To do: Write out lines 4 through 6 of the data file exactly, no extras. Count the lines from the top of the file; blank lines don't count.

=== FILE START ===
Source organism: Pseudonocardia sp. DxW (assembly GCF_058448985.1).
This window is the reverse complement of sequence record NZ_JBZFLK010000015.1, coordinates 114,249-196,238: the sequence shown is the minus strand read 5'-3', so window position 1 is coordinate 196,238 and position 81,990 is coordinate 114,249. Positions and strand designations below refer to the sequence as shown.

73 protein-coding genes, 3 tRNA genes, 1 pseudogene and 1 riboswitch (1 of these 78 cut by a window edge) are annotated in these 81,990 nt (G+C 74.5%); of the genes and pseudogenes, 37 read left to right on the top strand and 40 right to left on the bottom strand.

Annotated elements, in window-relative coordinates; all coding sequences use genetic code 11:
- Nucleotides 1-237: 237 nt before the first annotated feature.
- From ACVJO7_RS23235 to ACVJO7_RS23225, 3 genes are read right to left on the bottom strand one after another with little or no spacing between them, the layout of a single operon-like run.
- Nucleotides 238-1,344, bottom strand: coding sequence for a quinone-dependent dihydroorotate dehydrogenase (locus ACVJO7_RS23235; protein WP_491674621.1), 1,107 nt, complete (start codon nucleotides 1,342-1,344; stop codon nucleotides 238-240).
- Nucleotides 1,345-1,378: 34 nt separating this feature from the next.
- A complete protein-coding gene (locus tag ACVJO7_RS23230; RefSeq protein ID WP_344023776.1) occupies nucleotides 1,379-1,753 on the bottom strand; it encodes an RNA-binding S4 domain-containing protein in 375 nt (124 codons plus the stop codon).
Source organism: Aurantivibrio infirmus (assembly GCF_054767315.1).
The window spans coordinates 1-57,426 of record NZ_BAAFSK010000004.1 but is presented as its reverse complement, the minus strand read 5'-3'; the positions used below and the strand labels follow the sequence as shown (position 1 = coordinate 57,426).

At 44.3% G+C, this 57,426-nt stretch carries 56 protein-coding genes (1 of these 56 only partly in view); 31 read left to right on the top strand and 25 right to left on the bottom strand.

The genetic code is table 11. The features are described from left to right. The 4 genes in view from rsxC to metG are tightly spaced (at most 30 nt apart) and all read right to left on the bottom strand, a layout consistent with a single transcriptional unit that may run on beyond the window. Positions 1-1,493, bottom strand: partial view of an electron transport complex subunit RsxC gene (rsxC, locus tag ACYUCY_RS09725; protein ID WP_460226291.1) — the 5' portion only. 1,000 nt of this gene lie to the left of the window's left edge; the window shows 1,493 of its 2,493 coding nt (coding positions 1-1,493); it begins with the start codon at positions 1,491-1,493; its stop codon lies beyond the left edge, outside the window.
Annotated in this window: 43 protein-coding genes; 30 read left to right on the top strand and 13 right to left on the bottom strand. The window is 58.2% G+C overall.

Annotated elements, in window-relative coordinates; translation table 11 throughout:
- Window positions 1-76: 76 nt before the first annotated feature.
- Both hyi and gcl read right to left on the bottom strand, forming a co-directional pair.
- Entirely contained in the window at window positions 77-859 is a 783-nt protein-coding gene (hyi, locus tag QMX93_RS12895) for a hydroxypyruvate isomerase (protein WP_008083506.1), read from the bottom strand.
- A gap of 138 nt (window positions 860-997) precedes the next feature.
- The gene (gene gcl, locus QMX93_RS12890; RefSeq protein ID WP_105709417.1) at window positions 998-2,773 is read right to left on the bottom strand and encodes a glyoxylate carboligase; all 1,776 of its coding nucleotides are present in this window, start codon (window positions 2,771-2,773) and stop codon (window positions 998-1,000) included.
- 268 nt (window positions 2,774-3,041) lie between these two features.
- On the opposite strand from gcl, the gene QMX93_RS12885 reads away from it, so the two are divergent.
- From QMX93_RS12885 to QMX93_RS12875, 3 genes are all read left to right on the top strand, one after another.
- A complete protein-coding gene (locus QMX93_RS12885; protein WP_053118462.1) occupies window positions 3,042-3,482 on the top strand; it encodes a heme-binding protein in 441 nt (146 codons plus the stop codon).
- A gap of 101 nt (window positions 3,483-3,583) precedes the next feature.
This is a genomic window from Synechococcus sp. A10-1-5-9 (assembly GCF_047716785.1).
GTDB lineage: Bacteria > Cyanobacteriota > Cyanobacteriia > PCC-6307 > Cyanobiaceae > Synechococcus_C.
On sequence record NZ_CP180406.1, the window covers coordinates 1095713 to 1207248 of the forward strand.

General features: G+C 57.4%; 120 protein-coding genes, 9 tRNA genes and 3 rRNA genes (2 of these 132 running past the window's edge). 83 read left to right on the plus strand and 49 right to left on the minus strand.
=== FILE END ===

Annotated elements, in window-relative coordinates; all coding sequences use genetic code 11:
- Nucleotides 1-237: 237 nt before the first annotated feature.
- From ACVJO7_RS23235 to ACVJO7_RS23225, 3 genes are read right to left on the bottom strand one after another with little or no spacing between them, the layout of a single operon-like run.